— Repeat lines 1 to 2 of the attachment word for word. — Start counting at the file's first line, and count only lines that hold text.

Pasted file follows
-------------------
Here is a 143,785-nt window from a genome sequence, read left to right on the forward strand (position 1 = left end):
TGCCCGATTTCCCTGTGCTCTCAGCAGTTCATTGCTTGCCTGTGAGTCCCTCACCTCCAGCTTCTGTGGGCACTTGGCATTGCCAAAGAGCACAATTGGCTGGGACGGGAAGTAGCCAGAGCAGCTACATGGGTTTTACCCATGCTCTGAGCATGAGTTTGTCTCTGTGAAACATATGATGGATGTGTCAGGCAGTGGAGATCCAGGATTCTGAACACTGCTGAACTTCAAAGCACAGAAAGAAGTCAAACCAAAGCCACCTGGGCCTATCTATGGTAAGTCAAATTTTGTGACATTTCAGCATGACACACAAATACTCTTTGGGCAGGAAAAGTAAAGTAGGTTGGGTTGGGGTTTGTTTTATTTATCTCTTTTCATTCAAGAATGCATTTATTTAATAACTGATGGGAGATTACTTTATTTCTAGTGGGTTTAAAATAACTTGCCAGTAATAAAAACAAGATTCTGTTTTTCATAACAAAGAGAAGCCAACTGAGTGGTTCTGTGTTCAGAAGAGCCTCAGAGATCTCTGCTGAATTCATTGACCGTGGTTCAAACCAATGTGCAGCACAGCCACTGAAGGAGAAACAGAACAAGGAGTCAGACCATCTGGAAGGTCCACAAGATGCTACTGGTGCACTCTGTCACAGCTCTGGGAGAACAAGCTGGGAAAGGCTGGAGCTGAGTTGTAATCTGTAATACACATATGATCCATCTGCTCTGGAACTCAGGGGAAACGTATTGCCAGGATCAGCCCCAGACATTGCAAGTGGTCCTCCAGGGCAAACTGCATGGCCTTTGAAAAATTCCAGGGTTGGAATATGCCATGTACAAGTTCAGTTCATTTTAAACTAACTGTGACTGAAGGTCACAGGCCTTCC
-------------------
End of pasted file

Here is a 143,785-nt window from a genome sequence, read left to right on the forward strand (position 1 = left end):
TGCCCGATTTCCCTGTGCTCTCAGCAGTTCATTGCTTGCCTGTGAGTCCCTCACCTCCAGCTTCTGTGGGCACTTGGCATTGCCAAAGAGCACAATTGGCTGGGACGGGAAGTAGCCAGAGCAGCTACATGGGTTTTACCCATGCTCTGAGCATGAGTTTGTCTCTGTGAAACATATGATGGATGTGTCAGGCAGTGGAGATCCAGGATTCTGAACACTGCTGAACTTCAAAGCACAGAAAGAAGTCAAACCAAAGCCACCTGGGCCTATCTATGGTAAGTCAAATTTTGTGACATTTCAGCATGACACACAAATACTCTTTGGGCAGGAAAAGTAAAGTAGGTTGGGTTGGGGTTTGTTTTATTTATCTCTTTTCATTCAAGAATGCATTTATTTAATAACTGATGGGAGATTACTTTATTTCTAGTGGGTTTAAAATAACTTGCCAGTAATAAAAACAAGATTCTGTTTTTCATAACAAAGAGAAGCCAACTGAGTGGTTCTGTGTTCAGAAGAGCCTCAGAGATCTCTGCTGAATTCATTGACCGTGGTTCAAACCAATGTGCAGCACAGCCACTGAAGGAGAAACAGAACAAGGAGTCAGACCATCTGGAAGGTCCACAAGATGCTACTGGTGCACTCTGTCACAGCTCTGGGAGAACAAGCTGGGAAAGGCTGGAGCTGAGTTGTAATCTGTAATACACATATGATCCATCTGCTCTGGAACTCAGGGGAAACGTATTGCCAGGATCAGCCCCAGACATTGCAAGTGGTCCTCCAGGGCAAACTGCATGGCCTTTGAAAAATTCCAGGGTTGGAATATGCCATGTACAAGTTCAGTTCATTTTAAACTAACTGTGACTGAAGGTCACAGGCCTTCC